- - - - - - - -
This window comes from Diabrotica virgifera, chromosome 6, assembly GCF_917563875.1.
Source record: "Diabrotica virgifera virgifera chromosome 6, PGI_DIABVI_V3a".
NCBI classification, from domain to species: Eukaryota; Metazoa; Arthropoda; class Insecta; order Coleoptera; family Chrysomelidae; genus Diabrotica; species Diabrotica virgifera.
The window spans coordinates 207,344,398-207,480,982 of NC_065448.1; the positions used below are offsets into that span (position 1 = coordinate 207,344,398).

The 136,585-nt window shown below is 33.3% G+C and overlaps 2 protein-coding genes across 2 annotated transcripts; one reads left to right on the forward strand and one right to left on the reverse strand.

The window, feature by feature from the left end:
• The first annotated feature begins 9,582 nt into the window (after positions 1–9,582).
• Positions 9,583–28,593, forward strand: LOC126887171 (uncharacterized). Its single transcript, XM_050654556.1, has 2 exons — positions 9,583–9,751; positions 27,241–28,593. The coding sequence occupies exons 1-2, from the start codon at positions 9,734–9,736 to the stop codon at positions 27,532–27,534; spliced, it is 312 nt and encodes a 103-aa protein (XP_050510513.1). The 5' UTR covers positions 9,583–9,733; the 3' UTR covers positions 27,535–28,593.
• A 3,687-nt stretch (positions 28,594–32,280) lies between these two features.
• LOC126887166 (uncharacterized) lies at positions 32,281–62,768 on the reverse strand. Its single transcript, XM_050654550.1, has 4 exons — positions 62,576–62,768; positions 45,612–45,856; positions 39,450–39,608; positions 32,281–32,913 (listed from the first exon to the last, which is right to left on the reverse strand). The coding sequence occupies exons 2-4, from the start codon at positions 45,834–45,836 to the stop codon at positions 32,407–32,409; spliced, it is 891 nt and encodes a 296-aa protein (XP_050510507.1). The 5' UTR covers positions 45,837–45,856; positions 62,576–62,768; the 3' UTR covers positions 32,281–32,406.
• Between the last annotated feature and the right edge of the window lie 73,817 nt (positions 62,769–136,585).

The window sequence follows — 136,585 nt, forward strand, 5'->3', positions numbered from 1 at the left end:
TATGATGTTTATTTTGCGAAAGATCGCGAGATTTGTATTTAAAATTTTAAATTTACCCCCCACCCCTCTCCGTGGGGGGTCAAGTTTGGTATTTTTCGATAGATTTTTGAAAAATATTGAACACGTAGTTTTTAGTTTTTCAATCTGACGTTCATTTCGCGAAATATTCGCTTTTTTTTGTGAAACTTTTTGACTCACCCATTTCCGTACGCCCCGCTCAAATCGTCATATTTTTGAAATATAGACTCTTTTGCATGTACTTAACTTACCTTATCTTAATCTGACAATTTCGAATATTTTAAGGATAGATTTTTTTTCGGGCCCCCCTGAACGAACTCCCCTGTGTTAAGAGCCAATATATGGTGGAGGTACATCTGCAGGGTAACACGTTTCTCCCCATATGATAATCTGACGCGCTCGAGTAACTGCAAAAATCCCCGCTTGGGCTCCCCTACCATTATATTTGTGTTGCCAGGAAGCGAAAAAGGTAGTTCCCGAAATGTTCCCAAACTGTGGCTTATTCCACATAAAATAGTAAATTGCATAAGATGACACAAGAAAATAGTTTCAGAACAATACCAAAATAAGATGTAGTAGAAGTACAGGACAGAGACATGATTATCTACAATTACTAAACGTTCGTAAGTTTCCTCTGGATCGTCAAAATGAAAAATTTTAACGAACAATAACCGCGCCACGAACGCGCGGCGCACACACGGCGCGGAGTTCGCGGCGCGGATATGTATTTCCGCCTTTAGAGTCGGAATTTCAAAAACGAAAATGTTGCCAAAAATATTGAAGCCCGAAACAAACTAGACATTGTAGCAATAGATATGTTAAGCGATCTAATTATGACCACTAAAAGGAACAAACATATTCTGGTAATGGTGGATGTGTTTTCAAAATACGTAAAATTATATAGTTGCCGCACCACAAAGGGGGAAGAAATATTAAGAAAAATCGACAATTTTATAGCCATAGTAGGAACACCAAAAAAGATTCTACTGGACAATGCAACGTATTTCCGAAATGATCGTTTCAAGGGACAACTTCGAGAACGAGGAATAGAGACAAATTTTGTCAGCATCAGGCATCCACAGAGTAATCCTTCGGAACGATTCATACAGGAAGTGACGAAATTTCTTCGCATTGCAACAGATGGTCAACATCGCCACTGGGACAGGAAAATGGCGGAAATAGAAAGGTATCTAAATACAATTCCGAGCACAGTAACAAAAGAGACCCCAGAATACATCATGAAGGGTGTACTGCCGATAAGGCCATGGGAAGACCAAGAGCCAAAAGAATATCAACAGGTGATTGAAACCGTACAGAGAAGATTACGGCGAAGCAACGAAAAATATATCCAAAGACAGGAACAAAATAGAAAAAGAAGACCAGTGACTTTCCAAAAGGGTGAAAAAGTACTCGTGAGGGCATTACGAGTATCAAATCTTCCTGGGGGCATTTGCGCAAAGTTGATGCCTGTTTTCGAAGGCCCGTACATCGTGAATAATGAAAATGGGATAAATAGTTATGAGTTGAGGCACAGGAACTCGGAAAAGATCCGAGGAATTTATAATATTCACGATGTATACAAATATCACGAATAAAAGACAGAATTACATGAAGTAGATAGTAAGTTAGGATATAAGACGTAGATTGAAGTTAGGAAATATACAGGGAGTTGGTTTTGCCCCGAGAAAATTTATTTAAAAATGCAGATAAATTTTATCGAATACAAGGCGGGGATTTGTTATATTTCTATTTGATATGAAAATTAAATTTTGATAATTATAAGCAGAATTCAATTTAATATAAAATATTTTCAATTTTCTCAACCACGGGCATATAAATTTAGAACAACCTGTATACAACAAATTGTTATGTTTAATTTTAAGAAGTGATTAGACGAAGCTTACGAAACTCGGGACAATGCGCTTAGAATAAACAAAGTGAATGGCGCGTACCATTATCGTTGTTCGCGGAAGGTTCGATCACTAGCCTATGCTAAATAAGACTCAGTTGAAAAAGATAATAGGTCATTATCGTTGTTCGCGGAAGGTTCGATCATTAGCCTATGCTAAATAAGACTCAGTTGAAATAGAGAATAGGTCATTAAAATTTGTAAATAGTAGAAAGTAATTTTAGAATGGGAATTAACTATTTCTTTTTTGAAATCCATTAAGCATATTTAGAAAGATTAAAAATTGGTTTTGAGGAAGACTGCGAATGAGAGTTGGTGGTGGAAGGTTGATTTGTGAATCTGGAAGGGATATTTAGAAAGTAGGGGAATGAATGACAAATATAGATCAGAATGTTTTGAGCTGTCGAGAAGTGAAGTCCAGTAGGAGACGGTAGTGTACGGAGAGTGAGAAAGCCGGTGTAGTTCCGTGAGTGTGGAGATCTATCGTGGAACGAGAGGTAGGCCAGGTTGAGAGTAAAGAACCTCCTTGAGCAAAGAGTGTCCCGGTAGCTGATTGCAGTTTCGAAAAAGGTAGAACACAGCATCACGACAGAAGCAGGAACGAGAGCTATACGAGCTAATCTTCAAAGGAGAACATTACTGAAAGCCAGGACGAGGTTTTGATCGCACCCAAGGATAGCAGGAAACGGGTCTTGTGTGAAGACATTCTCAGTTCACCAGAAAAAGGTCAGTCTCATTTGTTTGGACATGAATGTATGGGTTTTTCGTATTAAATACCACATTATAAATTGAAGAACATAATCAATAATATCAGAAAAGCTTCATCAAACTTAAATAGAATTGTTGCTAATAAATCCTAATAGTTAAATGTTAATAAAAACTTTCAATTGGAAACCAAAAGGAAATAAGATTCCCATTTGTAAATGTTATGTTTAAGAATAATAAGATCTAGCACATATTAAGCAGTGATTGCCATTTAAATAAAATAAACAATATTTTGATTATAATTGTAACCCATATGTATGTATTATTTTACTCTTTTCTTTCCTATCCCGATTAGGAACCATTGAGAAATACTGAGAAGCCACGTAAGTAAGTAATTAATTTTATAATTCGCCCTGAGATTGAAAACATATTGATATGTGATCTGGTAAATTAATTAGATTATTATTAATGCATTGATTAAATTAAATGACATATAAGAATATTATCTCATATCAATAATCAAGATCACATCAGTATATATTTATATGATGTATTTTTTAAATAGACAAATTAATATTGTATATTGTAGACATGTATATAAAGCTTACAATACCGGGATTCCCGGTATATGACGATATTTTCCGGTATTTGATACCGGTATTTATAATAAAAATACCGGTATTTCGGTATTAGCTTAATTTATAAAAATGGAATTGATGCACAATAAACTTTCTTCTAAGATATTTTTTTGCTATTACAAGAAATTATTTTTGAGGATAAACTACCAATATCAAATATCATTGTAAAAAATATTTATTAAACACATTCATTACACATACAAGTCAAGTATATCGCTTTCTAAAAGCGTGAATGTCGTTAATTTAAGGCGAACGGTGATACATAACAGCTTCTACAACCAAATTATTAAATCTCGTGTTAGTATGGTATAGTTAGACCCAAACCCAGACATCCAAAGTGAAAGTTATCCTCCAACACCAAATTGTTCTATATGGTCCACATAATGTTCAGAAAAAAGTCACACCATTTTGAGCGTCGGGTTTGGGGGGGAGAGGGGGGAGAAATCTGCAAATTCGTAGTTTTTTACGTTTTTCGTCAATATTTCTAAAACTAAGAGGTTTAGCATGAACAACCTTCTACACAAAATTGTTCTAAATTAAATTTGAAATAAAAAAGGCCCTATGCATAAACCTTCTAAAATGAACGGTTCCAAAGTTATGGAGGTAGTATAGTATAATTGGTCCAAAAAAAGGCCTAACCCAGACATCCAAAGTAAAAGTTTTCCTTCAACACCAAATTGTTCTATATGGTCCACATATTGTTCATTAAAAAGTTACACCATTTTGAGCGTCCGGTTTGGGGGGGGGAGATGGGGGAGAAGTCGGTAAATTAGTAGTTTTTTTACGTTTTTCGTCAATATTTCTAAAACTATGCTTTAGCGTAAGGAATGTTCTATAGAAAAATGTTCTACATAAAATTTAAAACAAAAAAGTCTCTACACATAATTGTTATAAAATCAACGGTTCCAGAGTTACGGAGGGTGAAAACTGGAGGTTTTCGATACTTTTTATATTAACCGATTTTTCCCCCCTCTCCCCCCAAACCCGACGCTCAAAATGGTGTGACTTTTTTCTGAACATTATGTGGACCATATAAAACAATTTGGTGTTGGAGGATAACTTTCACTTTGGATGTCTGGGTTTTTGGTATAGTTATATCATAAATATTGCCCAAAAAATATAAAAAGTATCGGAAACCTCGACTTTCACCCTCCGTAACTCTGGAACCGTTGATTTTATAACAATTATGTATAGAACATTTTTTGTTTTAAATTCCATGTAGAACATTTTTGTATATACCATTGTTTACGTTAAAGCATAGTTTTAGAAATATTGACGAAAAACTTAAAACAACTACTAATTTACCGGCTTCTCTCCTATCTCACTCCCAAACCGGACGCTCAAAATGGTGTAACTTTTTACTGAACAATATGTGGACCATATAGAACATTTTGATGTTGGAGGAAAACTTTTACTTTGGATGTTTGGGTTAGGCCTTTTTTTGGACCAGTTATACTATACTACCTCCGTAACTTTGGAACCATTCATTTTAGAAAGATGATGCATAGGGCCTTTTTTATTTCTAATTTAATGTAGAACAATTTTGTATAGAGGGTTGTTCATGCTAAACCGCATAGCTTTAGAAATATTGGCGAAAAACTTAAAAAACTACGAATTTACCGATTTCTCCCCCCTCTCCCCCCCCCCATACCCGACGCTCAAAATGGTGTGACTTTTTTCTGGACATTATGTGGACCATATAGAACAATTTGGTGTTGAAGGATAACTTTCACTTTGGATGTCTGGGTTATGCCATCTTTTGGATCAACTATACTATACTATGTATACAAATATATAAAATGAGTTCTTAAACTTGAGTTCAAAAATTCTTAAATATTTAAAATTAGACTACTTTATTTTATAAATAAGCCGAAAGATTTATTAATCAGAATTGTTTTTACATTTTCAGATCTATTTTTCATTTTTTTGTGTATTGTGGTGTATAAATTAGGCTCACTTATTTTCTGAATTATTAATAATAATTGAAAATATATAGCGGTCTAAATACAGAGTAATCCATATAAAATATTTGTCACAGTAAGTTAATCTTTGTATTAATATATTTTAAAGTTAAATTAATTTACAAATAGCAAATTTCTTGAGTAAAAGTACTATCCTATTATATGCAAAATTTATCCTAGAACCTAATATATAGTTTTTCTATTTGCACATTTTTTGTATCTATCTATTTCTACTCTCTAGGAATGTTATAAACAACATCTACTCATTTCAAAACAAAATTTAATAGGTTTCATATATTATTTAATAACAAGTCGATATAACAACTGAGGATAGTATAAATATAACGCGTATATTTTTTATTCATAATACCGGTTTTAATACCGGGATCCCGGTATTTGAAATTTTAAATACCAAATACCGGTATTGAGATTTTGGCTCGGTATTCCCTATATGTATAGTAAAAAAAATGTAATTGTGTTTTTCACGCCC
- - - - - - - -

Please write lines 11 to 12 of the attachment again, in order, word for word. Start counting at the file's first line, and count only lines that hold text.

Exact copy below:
• Between the last annotated feature and the right edge of the window lie 73,817 nt (positions 62,769–136,585).

The window sequence follows — 136,585 nt, forward strand, 5'->3', positions numbered from 1 at the left end: